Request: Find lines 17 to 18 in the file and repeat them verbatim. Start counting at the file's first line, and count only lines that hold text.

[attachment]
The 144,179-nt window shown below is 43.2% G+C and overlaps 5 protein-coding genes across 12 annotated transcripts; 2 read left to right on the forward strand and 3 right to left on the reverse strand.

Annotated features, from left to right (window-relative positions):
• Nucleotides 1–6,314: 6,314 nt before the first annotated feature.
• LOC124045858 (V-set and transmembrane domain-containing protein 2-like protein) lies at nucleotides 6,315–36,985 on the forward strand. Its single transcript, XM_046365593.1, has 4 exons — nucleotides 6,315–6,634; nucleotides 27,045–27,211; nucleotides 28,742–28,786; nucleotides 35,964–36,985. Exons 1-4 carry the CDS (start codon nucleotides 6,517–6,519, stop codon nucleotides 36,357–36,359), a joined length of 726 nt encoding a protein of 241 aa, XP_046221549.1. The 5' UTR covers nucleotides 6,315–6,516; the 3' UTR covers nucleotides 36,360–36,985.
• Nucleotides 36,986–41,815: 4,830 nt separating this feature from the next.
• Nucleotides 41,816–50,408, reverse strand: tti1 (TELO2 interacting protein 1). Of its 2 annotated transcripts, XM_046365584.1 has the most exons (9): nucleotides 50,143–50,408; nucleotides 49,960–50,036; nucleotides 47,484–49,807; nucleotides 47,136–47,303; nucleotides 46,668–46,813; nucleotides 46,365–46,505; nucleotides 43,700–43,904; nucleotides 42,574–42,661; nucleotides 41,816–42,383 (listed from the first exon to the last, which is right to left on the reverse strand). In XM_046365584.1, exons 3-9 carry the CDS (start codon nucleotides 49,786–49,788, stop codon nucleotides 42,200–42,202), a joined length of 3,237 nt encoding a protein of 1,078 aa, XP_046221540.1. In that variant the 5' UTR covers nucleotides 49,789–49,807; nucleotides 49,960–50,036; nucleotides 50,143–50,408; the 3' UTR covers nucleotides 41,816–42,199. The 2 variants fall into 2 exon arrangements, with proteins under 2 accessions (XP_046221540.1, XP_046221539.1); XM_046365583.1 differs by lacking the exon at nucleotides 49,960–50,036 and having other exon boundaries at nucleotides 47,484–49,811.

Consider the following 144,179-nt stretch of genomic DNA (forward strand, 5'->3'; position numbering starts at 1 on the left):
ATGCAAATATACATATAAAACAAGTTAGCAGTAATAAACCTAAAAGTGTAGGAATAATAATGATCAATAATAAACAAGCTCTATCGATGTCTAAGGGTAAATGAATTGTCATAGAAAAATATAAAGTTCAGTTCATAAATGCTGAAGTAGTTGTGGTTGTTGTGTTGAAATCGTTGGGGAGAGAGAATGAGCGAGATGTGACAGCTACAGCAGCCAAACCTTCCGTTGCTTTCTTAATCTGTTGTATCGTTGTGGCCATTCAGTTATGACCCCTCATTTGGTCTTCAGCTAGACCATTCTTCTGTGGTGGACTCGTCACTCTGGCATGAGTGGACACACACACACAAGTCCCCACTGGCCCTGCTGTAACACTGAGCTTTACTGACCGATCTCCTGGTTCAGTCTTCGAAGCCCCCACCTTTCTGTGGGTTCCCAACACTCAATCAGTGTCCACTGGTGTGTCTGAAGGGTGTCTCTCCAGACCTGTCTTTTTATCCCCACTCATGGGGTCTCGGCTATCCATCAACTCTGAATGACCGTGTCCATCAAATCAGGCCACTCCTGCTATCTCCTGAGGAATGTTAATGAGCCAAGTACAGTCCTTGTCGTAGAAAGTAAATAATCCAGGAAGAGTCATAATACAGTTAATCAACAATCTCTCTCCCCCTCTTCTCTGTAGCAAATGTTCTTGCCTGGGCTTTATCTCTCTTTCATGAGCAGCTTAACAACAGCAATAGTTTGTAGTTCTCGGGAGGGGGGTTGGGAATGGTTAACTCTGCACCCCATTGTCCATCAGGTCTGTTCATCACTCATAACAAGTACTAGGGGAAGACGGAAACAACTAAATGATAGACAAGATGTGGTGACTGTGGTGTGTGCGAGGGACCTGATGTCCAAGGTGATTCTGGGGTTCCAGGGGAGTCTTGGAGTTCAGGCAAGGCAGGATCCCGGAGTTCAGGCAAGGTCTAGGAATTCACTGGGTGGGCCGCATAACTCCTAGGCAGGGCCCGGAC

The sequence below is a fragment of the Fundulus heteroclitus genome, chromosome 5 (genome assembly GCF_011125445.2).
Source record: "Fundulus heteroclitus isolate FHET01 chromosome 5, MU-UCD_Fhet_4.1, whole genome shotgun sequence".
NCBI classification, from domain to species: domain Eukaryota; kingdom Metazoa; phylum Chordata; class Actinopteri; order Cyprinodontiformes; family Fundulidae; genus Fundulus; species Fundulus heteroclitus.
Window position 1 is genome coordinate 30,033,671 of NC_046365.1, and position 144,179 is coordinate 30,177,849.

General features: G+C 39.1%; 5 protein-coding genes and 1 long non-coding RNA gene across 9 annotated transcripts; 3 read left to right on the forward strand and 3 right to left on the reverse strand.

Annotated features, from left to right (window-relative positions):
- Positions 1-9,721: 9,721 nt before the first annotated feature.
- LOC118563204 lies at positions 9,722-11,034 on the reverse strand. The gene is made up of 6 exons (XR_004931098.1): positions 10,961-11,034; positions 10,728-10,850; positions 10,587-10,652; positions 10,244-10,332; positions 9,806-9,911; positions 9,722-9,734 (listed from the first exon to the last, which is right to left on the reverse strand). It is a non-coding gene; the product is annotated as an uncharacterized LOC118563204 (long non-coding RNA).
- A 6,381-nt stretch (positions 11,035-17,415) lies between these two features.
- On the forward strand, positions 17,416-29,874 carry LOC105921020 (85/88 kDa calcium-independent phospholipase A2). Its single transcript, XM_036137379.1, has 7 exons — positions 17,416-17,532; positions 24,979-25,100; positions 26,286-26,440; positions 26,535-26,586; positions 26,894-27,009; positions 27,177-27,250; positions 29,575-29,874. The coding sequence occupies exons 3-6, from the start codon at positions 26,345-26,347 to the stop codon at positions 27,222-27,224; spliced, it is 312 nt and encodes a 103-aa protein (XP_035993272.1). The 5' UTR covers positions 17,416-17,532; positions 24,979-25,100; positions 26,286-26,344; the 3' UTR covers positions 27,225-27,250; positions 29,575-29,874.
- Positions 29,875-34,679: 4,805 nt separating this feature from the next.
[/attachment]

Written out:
- A 6,381-nt stretch (positions 11,035-17,415) lies between these two features.
- On the forward strand, positions 17,416-29,874 carry LOC105921020 (85/88 kDa calcium-independent phospholipase A2). Its single transcript, XM_036137379.1, has 7 exons — positions 17,416-17,532; positions 24,979-25,100; positions 26,286-26,440; positions 26,535-26,586; positions 26,894-27,009; positions 27,177-27,250; positions 29,575-29,874. The coding sequence occupies exons 3-6, from the start codon at positions 26,345-26,347 to the stop codon at positions 27,222-27,224; spliced, it is 312 nt and encodes a 103-aa protein (XP_035993272.1). The 5' UTR covers positions 17,416-17,532; positions 24,979-25,100; positions 26,286-26,344; the 3' UTR covers positions 27,225-27,250; positions 29,575-29,874.